The symptoms are easy to spot - patients arrive for consultations clutching 20 or so printed pages that he or she has downloaded from the Internet. And the doctor has another case of Internet Print Out syndrome (IPO) on his or her hands.
According to the journal, Health Information, IPO is being experienced by more and more doctors: "It is a growing issue and one of the problems is that a lot of doctors don't know how to handle it,'' says Harry Brown, a Leeds GP who carried out the research.
"Suddenly, for the first time in human history, patients have virtually the same access to the same information that doctors have."
Some patients have surfed the Internet trying to match their symptoms to disease profiles, while others have discovered that there is another drug they could be using.
Patients manage to convince themselves that the common-or-garden symptoms they have are really indicators of a rare, usually fatal disease. Often it turns out to be a cold.
One of the problems for doctors who are on the receiving end of the print- outs is that the information on the Internet sites is not always reliable. Many are United States-based and some have a commercial spin to their advice, coming from private medical service providers there.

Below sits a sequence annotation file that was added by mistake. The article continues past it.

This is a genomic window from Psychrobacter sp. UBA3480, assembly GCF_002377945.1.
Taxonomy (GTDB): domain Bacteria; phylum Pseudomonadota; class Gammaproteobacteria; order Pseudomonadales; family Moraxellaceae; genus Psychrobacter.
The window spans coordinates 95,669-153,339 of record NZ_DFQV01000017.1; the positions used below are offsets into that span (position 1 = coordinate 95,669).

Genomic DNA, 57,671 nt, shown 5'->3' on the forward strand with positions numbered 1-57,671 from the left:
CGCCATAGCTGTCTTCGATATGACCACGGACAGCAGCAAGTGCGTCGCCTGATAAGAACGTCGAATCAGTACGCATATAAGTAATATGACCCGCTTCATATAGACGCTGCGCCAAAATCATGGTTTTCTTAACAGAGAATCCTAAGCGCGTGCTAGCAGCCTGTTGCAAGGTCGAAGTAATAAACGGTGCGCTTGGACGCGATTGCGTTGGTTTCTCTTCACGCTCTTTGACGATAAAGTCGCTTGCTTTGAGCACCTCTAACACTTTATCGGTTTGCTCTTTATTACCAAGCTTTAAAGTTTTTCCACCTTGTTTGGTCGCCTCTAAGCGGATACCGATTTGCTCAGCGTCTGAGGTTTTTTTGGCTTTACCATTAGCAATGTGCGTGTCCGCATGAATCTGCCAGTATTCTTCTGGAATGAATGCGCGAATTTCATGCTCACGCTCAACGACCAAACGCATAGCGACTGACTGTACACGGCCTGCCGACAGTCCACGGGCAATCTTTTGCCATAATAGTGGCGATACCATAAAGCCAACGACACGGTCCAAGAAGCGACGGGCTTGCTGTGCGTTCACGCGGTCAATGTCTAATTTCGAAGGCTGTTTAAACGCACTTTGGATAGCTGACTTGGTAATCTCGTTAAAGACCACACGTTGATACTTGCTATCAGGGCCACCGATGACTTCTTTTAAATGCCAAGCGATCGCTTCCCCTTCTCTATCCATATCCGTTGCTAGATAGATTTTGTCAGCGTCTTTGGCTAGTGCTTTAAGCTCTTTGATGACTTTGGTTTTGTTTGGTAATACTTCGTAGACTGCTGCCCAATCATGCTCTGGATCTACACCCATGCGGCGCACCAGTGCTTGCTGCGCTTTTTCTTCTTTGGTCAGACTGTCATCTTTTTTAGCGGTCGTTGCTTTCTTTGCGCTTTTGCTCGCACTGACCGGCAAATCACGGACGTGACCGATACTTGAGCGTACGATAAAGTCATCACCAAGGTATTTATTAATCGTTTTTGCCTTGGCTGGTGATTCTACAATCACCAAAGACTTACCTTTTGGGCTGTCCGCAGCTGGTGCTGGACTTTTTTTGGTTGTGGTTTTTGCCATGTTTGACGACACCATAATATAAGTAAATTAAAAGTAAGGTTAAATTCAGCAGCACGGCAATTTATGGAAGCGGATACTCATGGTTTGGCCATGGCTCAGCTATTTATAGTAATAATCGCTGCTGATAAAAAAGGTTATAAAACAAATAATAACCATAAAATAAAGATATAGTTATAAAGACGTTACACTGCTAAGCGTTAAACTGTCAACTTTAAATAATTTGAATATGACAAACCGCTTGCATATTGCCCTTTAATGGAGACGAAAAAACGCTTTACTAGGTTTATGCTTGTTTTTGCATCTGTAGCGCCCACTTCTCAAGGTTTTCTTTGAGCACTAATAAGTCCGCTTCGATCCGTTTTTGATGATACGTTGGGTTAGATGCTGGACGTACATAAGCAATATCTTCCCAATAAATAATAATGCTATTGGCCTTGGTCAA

Another problem for doctors is that while prescription drugs cannot be advertised in Britain, they can in the US. As a result patients are finding out about drugs from American sites and quizzing their GP about why they are not getting them here.
"It is a problem that people turn up with material of limited quality'' says Dr Brown. "It may be biased, it may be inaccurate, and some may be advertising a product. There are proper sites, like that of the British Medical Journal, but some are unreliable.
And there are fears that IPO can only get worse after Christmas because of the thousands of people expected to go online for the first time with their new computers.Reuse content